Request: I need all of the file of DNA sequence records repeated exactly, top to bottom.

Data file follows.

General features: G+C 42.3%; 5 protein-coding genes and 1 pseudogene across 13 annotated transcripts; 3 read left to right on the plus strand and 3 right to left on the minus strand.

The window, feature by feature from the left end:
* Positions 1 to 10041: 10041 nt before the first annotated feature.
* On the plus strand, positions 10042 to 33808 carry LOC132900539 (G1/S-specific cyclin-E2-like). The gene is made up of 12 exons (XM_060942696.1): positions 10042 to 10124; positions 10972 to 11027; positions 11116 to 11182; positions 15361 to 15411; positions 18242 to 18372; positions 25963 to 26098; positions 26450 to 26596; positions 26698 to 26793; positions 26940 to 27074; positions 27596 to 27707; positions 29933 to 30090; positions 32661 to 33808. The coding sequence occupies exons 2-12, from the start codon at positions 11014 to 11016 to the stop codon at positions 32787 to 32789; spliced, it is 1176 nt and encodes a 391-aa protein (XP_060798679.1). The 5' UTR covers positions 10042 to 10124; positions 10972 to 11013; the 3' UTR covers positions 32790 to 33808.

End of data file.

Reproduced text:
General features: G+C 42.3%; 5 protein-coding genes and 1 pseudogene across 13 annotated transcripts; 3 read left to right on the plus strand and 3 right to left on the minus strand.

The window, feature by feature from the left end:
* Positions 1 to 10041: 10041 nt before the first annotated feature.
* On the plus strand, positions 10042 to 33808 carry LOC132900539 (G1/S-specific cyclin-E2-like). The gene is made up of 12 exons (XM_060942696.1): positions 10042 to 10124; positions 10972 to 11027; positions 11116 to 11182; positions 15361 to 15411; positions 18242 to 18372; positions 25963 to 26098; positions 26450 to 26596; positions 26698 to 26793; positions 26940 to 27074; positions 27596 to 27707; positions 29933 to 30090; positions 32661 to 33808. The coding sequence occupies exons 2-12, from the start codon at positions 11014 to 11016 to the stop codon at positions 32787 to 32789; spliced, it is 1176 nt and encodes a 391-aa protein (XP_060798679.1). The 5' UTR covers positions 10042 to 10124; positions 10972 to 11013; the 3' UTR covers positions 32790 to 33808.